Mod Parasound HCA-855A w/UCD 400? - diyAudio
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Old 15th March 2005, 08:12 PM   #1
JohnH is offline JohnH  United States
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Location: San Francisco
Default Mod Parasound HCA-855A w/UCD 400?

I am new to this site and, and as a complete beginner, am interested in exploring a potential DIY solution for a multichannel digital amp that will perform at the level of the pricey offerings from Rowland, Bel Canto, Audio Research, etc. Being a total novice, I was looking for a potential shortcut on the DIY path. I currently have a spare Parasound HCA-855A (5x85 at 8 ohms), that could be gutted and then use the power supply and chassis, with the uCd400 or other modules. Specs on the power supply (from Parasound site) are:

- Direct coupled - no capacitors or inductors in signal path
- DC Servo and relay protection circuits
- High bias Class A/AB operation
- 1 kVa Toroid power transformer with independent secondary - windings for each channel, 68,000 F power supply filter capacitance
- Independent power supplies for each channel
- Input stages use hand matched complementary JFETs

Since I do not have the skills and knowledge to do this myself, I would likely find a pro to do it for me. At this point, I was just curious about the feasibility of such an approach.

I do love this whole DIY way, and would like to learn more for future projects. Can anyone recommend some good books, websites (with lots of photos) in addition to this site that a total beginner could learn from the basics up?

Thanks.
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Old 16th March 2005, 12:28 PM   #2
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This is (kind of) what I did while waiting for my transformer and case (I've put myself on a budget audio-wise)

I've modded an old Akai AM-55 integrated amplifier ('93) after I found the voltage on the secondaries are at a good voltage for UcD use.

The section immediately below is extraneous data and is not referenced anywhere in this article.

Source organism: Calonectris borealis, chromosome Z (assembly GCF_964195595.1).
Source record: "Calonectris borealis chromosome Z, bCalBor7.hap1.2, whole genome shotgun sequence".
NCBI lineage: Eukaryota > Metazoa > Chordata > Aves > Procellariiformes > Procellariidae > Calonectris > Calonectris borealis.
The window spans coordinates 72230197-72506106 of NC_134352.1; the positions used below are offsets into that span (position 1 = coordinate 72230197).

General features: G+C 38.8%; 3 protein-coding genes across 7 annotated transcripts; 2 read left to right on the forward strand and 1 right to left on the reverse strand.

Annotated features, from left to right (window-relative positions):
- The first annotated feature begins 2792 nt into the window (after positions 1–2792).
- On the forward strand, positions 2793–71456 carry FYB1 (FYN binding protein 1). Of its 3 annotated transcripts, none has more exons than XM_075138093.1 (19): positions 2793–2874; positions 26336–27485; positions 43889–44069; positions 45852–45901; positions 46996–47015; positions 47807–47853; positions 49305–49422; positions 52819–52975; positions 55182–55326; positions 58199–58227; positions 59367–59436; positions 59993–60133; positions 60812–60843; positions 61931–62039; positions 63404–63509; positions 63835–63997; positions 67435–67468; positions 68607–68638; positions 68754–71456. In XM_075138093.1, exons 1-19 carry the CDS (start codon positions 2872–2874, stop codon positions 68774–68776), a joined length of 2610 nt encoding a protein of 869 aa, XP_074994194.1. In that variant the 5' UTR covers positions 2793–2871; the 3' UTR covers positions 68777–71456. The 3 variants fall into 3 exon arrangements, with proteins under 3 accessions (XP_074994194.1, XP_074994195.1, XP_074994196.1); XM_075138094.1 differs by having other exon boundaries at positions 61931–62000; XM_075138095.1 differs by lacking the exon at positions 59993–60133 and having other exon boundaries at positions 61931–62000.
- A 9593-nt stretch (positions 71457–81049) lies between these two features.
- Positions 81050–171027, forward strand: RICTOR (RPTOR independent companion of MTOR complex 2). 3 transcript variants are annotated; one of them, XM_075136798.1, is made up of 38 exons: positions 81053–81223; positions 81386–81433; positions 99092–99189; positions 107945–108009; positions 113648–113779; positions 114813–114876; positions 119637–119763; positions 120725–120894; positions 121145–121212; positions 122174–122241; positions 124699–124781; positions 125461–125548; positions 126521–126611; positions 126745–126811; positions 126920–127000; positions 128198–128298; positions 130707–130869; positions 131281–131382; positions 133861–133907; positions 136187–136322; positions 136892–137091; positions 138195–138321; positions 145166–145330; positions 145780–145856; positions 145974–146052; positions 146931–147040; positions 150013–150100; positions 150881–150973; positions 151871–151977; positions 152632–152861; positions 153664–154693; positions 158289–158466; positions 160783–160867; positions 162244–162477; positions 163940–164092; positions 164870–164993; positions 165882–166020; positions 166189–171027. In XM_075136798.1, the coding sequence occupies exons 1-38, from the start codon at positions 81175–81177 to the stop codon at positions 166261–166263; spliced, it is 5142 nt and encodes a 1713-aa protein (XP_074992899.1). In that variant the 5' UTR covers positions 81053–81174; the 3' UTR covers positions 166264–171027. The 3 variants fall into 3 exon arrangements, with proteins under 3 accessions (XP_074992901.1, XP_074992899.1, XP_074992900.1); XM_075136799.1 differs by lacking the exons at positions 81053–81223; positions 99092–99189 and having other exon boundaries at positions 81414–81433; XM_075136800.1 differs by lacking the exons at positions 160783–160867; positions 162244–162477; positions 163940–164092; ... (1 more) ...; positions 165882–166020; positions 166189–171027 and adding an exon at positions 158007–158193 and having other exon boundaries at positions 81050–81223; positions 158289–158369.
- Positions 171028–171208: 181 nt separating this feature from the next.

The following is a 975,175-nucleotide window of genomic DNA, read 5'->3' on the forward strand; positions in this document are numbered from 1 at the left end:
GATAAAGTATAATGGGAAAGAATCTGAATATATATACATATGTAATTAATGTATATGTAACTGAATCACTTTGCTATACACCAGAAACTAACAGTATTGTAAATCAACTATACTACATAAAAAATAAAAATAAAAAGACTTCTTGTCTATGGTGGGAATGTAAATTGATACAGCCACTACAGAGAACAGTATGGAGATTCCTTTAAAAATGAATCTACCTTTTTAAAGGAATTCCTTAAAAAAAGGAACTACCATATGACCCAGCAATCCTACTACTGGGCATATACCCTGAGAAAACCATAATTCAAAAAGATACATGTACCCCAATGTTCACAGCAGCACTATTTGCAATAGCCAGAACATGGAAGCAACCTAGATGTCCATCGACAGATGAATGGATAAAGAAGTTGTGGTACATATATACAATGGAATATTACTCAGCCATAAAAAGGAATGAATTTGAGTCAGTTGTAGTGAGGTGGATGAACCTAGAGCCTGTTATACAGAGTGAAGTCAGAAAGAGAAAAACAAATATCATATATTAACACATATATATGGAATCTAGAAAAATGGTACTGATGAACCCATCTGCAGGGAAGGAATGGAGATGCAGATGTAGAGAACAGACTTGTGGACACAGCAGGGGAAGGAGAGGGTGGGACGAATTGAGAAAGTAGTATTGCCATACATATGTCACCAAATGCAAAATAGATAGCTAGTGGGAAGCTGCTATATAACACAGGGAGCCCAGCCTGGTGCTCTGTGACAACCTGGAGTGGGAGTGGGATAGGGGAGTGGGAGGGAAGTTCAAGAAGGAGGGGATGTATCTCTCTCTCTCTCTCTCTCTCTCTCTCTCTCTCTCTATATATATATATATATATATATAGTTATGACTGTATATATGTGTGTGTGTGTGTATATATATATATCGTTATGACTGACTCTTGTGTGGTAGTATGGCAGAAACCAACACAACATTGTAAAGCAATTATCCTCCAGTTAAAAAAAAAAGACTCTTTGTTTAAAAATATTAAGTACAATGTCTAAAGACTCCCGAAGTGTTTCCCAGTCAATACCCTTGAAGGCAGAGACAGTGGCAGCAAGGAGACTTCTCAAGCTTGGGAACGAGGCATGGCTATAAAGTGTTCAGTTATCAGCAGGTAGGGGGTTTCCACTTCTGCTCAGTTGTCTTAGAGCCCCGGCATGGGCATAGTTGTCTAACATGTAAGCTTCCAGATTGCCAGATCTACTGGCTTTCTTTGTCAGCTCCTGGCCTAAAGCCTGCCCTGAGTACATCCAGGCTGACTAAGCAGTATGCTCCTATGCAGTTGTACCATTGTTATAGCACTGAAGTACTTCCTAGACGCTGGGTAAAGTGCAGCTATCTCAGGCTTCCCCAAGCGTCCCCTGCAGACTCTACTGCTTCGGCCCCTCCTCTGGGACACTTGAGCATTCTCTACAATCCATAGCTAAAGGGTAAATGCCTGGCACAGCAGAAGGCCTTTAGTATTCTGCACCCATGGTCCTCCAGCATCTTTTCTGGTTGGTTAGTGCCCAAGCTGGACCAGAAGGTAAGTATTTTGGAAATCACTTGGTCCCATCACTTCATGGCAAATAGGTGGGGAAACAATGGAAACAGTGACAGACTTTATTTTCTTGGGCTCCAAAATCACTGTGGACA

It's rated at 220V, 650W, so I believe it's got a good VA rating (I don't think it's 650VA but looking at the size, maybe 400VA)

Disconnected the whole power stage on that oldie, drilled a few new holes in the heatsink, installed the 2 UcD400 modules. Found some place to put my BC 22.000uF/63V caps and have put in a new bridge rectifier. Connected the secondaries to the new parts.

Next up is drilling holes in the backplate for RCA and speaker terminals.

For the moment i'm not using the pre-amp - i'm using it as a seperate amplifier, it works like a charm.

I do believe the transformer is current limited though, I'll post an image soon to let the true DIYers in here to give their opinion.

If you have a real nice piece of equipment, you could upgrade it with UcD's. Higher efficiency means that more of the available power is used for audio, and less heat is created.

So for any given VA rating, you should increase your quality and output with adding UcD's.

I had to replace the caps though, the existing caps were 55V, 8200uF (custom made I think...)

Yves
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Old 17th March 2005, 05:54 PM   #3
JohnH is offline JohnH  United States
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Yves - thanks for sharing your project. It sounds like modding provides a reasonable shortcut, but I may have insufficient power for 5x UCD400 modules in the Parasound. Are you happy with the sound of your modded unit? How much do you expect to gain in SQ with the new chassis/transformer? Thanks again.
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Old 17th March 2005, 08:13 PM   #4
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Well the layout is going to be better, and the transformer a lot bigger, so I guess yes.

However, I did a short test earlier with another (larger) tranformer and other caps (chemicon(?), 2x28.000uF, now I'm running BC computer grade 2x22.000uF), and it sounded... different... probably it is just my ears playing tricks on me.

It's a little more "constrained" than I heard in my first test - I'm almost certain it's the transformer size limiting the sound somewhat. Lacking a little bass, that should be due to not enough current on tap.

Personally, I think 800VA-1000VA is about right for 2 modules running at max power in extreme conditions ("hot" recorded disco bass, in a non-stop mix)

Depending on your speakers I'd say 2 channels or maybe 3 on the 1000VA, and add another transformer for rear channels. If stereo is your main thing, put center and rears in a different box.

You can also put all five channels on the 1000VA but that depends on your speaker setup - if you run "small" center and surrounds you could get away with it ("small" speaker setup cuts bass away from the speakers so you get away with less power) and add a switch so you can turn off 3 channels when running stereo mode. The amps in standby just consume a very little bit of power.

If you run a large center, remember that most sound in a surround setup comes from the center!

Yves
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